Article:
Bloodbath as police raid homes of militants

Click to follow

A year-long hunger strike by leftist Turkish militants became a bloodbath yesterday after police stormed three houses, trying to force the protesters to go to hospital.

A year-long hunger strike by leftist Turkish militants became a bloodbath yesterday after police stormed three houses, trying to force the protesters to go to hospital.

At least four people died after setting themselves on fire. Police said their bodies were found underneath their beds.

The lightning raids were the latest Turkish attempt to deal with a protest over jail conditions that has left more than 40 dead of starvation, further hurting the country's human rights record and sparking a series of fatal bomb explosions.

Riot police brandishing batons and tear gas canisters in the impoverished Kucuk Armutlu district of Istanbul broke into homes and dragged out protesters – some of whom were clearly weakened by months of hunger strike – carrying them to hospitals in waiting ambulances.

Armoured police vehicles and heavy construction machines smashed through barricades set up by militants around the two houses.

Metal bars on the windows of the hunger strikers' houses were twisted and broken anddoors torn from their hinges lay by the roadside.

Smoke billowed over the single-storey, whitewashed shacks overlooking the Bosphorus, as tear gas mingled with the fires set by the hunger strikers.

"Where is my daughter, did they burn her?" said Guldemir Ozen, looking for her daughter Madimak Ozen, one of the hunger strikers. "I don't know what happened to her."

A spokesman for the Turkey-based Human Rights Association said: "Police were firing their weapons at random."

Earlier reports said the bullets were fired into the air, but some news reports and eyewitnesses said police had fired into at least one of two houses where the hunger strikers were staging their protests.

The hunger strikers had earlier threatened to set themselves on fire if police intervened, but it was not immediately known if the dead were all hunger strikers or included some of their supporters.

The security forces would not say how many people they had detained and Istanbul hospital officials declined to give details of casualties admitted. The Anatolian news agency said six people had arrived at one hospital with injuries.

The hunger strikers have been taking minimal nutrition since late last year in protest at the introduction of new cell-based jails to replace large dormitory wards. The death toll from the hunger strikes has reached 42. The Turkish government says the new system was introduced to break the influence that radical political groups can have over large, chaotic dormitories.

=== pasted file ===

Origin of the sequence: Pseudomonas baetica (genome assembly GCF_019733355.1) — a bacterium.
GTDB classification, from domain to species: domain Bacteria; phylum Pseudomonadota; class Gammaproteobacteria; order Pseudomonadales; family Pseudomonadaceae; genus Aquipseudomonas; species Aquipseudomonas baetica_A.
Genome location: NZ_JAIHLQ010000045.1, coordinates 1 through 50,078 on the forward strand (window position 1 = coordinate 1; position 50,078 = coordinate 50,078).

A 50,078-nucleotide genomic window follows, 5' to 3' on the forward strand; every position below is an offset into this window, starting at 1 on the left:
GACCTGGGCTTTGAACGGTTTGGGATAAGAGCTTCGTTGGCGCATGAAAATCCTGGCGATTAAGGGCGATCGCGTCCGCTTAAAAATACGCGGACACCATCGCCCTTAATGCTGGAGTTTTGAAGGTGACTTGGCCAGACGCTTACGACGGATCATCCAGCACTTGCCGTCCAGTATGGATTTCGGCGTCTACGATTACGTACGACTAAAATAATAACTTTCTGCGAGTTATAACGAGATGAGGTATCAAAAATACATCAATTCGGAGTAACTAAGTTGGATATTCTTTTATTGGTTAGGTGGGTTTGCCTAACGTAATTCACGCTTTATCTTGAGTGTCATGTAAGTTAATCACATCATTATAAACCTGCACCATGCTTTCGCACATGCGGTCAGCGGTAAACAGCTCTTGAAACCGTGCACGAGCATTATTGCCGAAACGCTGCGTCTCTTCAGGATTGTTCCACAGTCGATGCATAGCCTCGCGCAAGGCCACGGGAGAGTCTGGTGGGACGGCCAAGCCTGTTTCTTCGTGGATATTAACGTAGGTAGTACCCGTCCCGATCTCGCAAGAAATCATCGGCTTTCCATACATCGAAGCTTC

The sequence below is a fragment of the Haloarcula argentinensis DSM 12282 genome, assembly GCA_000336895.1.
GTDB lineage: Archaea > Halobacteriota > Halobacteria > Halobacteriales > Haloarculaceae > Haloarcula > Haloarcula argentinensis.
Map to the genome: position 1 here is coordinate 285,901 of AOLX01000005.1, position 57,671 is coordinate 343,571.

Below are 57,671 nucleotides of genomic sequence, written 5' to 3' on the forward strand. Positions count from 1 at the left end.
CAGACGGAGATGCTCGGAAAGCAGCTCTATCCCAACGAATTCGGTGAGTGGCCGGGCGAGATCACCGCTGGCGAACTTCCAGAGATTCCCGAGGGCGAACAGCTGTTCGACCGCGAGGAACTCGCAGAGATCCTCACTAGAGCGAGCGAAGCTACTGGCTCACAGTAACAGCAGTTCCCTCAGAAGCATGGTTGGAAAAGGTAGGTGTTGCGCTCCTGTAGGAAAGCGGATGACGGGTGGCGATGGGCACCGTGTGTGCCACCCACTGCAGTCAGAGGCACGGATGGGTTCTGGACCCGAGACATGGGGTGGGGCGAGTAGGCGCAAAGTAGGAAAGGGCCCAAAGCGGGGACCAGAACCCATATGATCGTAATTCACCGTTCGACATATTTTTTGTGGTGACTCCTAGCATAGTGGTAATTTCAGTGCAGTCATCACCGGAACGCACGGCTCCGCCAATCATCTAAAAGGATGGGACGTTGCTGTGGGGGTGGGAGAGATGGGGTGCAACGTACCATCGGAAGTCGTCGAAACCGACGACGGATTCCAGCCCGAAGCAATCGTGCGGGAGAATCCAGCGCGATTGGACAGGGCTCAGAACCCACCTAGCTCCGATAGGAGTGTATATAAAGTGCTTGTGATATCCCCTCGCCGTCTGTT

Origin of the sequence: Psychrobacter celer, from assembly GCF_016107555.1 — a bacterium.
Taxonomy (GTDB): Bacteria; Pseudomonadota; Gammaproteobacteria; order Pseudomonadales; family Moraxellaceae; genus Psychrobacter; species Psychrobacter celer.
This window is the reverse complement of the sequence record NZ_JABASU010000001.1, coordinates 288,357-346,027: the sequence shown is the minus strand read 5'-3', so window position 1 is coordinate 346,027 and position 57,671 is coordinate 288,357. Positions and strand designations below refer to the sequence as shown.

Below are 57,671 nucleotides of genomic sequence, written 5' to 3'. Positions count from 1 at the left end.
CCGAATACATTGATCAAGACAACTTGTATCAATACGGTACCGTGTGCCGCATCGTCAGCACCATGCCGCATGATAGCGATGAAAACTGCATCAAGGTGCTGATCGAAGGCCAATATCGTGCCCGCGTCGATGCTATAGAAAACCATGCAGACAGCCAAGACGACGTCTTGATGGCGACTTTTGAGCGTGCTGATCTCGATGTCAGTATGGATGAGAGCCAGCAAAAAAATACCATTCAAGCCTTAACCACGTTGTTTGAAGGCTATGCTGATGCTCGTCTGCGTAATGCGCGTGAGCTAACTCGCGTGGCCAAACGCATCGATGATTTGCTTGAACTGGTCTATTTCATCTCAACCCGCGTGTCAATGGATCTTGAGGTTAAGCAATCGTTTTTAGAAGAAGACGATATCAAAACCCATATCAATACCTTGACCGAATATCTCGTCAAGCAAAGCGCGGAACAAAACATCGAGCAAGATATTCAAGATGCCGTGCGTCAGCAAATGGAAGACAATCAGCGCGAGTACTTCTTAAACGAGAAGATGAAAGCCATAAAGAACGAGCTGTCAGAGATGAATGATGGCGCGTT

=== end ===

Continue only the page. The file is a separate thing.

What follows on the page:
Monday's raid was, in many ways a replay of a similar operation last December when authorities stormed jails across the country in a bid to end strikes and force the transfer of inmates to the new high-security jails. Two soldiers and 30 prisoners died in those raids.

Human rights groups have condemned the new system of near-isolation cells, confining up to three people to a cell, saying that the isolation leaves them open to abuse by warders.

Turkey's isolation cells contain a total 10,000 political prisoners, mostly leftists and Kurdish militants, a human rights abuse which is seen as a major stumbling block to the country ever joining the European Union.

But Turkish justice officials say the new jails with their smaller cells meet European standards and are needed.

"In the end, in the situation in which Turkey is in at the moment, it cannot go on running its prisons in a brutal and basically illegal way. It's going to have to change them sooner or later," said Jonathan Sugden of Human Rights Watch.

"My guess is that the Turkish government's view is that, well, by the time we have to run these prisons in a humane manner, we will have broken these people."

Many of the strikers come from rural parts of Turkey, and became involved in left-wing politics at university. One such radical, Ugue Bulbul, a member of the banned Revolutionary People's Liberation Party, blew himself up in central Istanbul outside a police station in September, killing himself, two policemen and a tourist, He had been released from prison in January where he had taken part in the hunger strike.